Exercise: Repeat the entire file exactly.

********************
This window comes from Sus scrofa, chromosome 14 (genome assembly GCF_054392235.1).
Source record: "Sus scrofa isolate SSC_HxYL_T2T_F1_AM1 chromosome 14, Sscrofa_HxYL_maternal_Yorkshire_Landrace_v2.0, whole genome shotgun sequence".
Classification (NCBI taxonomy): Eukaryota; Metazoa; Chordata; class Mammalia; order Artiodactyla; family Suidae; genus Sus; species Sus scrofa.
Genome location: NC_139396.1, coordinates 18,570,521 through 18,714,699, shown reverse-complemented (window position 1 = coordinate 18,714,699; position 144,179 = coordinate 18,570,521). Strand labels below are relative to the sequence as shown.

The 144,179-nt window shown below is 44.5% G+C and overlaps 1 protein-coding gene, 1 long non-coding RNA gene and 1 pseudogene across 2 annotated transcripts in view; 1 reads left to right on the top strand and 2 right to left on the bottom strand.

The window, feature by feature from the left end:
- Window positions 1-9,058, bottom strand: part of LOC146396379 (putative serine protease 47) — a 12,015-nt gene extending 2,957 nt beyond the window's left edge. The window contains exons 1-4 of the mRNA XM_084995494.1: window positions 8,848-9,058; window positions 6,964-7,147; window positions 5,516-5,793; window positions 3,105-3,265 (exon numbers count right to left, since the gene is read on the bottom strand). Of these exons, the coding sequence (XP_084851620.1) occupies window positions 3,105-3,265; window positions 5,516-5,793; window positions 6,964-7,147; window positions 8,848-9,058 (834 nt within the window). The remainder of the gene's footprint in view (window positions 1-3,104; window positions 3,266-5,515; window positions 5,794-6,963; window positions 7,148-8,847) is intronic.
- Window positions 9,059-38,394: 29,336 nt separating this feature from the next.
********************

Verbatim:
This window comes from Sus scrofa, chromosome 14 (genome assembly GCF_054392235.1).
Source record: "Sus scrofa isolate SSC_HxYL_T2T_F1_AM1 chromosome 14, Sscrofa_HxYL_maternal_Yorkshire_Landrace_v2.0, whole genome shotgun sequence".
Classification (NCBI taxonomy): Eukaryota; Metazoa; Chordata; class Mammalia; order Artiodactyla; family Suidae; genus Sus; species Sus scrofa.
Genome location: NC_139396.1, coordinates 18,570,521 through 18,714,699, shown reverse-complemented (window position 1 = coordinate 18,714,699; position 144,179 = coordinate 18,570,521). Strand labels below are relative to the sequence as shown.

The 144,179-nt window shown below is 44.5% G+C and overlaps 1 protein-coding gene, 1 long non-coding RNA gene and 1 pseudogene across 2 annotated transcripts in view; 1 reads left to right on the top strand and 2 right to left on the bottom strand.

The window, feature by feature from the left end:
- Window positions 1-9,058, bottom strand: part of LOC146396379 (putative serine protease 47) — a 12,015-nt gene extending 2,957 nt beyond the window's left edge. The window contains exons 1-4 of the mRNA XM_084995494.1: window positions 8,848-9,058; window positions 6,964-7,147; window positions 5,516-5,793; window positions 3,105-3,265 (exon numbers count right to left, since the gene is read on the bottom strand). Of these exons, the coding sequence (XP_084851620.1) occupies window positions 3,105-3,265; window positions 5,516-5,793; window positions 6,964-7,147; window positions 8,848-9,058 (834 nt within the window). The remainder of the gene's footprint in view (window positions 1-3,104; window positions 3,266-5,515; window positions 5,794-6,963; window positions 7,148-8,847) is intronic.
- Window positions 9,059-38,394: 29,336 nt separating this feature from the next.